Law School Case Brief
Flowers v. Diamond Shamrock Corp. - 693 F.2d 1146 (5th Cir. 1982)
Market value for royalty purposes cannot exceed the maximum price at which the gas produced from the lessor's wells may be sold under its particular categorization in the Natural Gas Policy Act, 15 U.S.C.S. § 3315.
Plaintiff lessors challenged the decision of the United States District Court for the Northern District of Texas, which set aside parts of favorable jury determinations that justified an award to them of increased royalties, finding accord and satisfaction along with preclusion of some of the additional royalty payments under the Natural Gas Policy Act, 15 U.S.C.S. § 3301 et seq. Plaintiff lessors sought additional royalties under it leases with defendant lessee. Plaintiffs contended that a landowner-lessor was entitled to royalty payment for gas sold off his premises based upon the market value at the time of sale after production, not upon the price established between the producer and the distributor under an earlier long term contract. The district court in a judgment notwithstanding the verdict found accord and satisfaction, that the Natural Gas Policy Act, 15 U.S.C.S. § 3301, prevented recovery of additional royalty payments, and that defendant was allowed deduction of severance taxes. Plaintiffs appealed.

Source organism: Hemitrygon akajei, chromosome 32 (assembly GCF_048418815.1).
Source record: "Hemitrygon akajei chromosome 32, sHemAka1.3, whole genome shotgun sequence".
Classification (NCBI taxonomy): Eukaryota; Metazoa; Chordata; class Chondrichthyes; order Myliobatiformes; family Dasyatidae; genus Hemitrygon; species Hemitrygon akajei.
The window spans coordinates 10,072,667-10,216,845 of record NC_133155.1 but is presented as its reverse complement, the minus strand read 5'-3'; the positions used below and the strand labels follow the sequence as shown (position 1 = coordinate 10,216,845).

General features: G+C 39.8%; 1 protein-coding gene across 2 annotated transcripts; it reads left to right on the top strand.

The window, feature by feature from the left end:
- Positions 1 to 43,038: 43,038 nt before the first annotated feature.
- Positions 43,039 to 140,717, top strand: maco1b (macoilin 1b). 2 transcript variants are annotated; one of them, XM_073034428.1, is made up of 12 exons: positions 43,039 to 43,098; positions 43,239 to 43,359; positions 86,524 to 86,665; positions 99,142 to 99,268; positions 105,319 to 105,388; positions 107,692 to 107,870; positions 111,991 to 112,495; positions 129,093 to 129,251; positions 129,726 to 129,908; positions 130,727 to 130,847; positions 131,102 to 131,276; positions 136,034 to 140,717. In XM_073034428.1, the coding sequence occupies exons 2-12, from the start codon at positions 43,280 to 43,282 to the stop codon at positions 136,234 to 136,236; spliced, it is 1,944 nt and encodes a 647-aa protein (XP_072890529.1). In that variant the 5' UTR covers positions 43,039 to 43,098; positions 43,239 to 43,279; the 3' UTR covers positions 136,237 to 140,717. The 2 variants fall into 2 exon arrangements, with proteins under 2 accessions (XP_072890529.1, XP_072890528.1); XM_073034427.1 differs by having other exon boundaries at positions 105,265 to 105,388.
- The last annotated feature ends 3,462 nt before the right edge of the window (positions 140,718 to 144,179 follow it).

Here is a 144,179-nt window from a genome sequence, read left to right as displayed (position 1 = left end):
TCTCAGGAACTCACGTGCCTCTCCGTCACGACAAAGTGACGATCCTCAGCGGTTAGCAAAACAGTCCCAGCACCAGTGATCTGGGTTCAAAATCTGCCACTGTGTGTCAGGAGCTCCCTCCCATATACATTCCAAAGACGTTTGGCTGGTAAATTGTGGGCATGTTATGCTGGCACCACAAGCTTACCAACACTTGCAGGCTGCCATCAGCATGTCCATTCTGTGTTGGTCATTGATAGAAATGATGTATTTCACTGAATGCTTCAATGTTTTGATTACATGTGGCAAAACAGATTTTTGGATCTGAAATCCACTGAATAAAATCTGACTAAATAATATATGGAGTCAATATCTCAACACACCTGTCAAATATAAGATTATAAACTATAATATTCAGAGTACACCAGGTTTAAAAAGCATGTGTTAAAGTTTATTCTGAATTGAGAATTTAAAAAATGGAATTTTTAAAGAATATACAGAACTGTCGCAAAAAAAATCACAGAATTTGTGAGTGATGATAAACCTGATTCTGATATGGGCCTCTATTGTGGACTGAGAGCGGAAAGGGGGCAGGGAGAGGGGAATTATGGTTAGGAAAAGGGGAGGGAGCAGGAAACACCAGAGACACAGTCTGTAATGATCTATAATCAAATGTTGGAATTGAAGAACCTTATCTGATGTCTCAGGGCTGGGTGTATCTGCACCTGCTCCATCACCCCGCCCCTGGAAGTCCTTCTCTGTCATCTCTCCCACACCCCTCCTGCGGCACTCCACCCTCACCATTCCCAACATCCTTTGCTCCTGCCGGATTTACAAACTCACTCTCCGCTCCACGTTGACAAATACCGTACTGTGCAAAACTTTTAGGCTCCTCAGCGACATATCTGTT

Were plaintiffs entitled to royalty payment for gas sold off their premises based upon the market value at the time of sale after production?
The court found no evidence that plaintiffs had or should have had knowledge that negotiation of checks would affect or settle a disagreement. Also, since the intrastate gas from plaintiffs' property was committed to an existing sales contract the lower contract price specified in § 3315 was the maximum lawful price at which it could be sold, and therefore constituted market value. Additionally, since no evidence was taken in the trial judge's post-verdict calculation, from jury determinations of market value of royalties, that issue was remanded.
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